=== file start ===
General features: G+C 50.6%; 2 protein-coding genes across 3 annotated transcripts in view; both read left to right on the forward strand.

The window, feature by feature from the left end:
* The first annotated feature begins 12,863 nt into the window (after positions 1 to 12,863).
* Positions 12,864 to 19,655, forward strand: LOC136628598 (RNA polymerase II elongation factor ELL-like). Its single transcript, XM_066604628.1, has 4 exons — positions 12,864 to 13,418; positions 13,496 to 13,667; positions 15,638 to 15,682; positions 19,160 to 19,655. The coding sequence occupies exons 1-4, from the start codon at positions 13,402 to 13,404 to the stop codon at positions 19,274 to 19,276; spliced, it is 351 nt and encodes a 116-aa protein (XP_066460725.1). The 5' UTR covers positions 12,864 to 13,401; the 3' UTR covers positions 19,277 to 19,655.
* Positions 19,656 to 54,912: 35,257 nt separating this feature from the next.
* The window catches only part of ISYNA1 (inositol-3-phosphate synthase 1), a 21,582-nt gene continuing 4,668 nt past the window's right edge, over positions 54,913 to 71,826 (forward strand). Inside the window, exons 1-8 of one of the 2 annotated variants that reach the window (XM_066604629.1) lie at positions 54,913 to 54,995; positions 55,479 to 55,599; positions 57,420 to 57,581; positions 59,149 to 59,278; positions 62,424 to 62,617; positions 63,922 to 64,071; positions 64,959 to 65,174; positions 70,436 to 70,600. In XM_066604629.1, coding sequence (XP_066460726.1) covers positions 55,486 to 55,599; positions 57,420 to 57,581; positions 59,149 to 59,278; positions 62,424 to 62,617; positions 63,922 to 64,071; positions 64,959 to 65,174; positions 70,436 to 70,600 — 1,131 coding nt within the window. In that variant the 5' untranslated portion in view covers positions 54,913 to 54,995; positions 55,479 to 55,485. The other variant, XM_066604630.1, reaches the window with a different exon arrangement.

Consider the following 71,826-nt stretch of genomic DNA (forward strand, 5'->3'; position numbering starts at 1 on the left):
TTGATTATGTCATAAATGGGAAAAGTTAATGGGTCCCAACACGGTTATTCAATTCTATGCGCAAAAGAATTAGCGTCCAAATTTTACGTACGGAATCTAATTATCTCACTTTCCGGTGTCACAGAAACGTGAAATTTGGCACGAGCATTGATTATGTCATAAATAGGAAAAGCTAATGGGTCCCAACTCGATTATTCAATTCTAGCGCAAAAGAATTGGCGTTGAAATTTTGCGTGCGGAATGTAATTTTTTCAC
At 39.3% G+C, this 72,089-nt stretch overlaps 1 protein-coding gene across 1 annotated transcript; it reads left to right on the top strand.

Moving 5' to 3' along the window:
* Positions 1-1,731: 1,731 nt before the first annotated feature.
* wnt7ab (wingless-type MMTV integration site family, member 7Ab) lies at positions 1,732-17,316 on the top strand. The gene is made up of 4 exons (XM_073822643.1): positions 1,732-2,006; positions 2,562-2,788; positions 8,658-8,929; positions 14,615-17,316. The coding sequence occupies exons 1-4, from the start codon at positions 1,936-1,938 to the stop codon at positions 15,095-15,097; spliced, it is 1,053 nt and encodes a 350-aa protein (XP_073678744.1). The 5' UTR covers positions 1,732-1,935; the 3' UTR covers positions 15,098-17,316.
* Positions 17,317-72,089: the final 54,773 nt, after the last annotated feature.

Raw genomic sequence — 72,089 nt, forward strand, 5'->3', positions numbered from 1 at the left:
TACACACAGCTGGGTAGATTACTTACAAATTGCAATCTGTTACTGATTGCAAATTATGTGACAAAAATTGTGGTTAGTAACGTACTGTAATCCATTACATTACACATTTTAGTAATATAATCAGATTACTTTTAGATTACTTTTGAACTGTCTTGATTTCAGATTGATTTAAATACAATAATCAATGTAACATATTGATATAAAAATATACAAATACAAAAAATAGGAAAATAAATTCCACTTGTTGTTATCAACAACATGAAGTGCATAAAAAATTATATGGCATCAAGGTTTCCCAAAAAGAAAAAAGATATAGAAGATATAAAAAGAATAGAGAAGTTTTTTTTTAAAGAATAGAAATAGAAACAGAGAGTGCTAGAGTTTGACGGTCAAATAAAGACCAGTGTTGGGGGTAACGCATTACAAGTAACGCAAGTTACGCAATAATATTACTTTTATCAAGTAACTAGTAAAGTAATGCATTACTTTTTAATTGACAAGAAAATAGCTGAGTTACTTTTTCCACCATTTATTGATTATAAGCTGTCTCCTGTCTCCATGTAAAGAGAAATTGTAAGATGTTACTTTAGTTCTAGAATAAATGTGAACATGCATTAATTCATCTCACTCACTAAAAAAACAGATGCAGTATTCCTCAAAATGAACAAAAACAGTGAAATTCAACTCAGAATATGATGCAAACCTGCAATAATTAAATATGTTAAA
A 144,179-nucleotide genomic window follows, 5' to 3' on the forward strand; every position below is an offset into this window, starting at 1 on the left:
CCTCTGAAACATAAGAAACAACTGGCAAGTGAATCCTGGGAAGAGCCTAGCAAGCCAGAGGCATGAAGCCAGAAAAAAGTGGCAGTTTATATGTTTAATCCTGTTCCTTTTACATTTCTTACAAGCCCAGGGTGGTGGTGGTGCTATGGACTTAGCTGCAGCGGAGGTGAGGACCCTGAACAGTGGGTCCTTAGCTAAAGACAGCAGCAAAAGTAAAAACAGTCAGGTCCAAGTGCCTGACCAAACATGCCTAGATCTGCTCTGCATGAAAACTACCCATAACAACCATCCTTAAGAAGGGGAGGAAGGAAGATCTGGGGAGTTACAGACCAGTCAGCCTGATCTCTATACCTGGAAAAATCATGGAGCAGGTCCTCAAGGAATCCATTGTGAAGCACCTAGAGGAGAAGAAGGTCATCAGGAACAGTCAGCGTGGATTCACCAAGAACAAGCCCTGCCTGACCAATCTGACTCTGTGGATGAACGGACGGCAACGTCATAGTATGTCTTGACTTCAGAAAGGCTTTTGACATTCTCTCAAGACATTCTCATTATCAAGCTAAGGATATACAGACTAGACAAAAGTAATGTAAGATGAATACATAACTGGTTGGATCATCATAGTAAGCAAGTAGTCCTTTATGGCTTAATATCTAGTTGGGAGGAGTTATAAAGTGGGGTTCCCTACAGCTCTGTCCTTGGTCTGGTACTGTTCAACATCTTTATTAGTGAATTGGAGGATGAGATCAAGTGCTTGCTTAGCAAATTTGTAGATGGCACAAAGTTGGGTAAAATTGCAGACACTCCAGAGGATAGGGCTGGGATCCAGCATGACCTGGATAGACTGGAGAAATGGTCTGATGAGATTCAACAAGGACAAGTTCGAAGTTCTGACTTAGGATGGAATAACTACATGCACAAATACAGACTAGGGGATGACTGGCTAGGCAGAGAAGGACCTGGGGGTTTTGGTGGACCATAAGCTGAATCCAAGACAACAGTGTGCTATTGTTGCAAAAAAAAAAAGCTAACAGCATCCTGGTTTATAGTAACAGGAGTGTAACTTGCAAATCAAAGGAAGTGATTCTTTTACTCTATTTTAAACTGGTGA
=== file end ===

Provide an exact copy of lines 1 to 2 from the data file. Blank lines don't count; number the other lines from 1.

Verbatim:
General features: G+C 50.6%; 2 protein-coding genes across 3 annotated transcripts in view; both read left to right on the forward strand.

The window, feature by feature from the left end: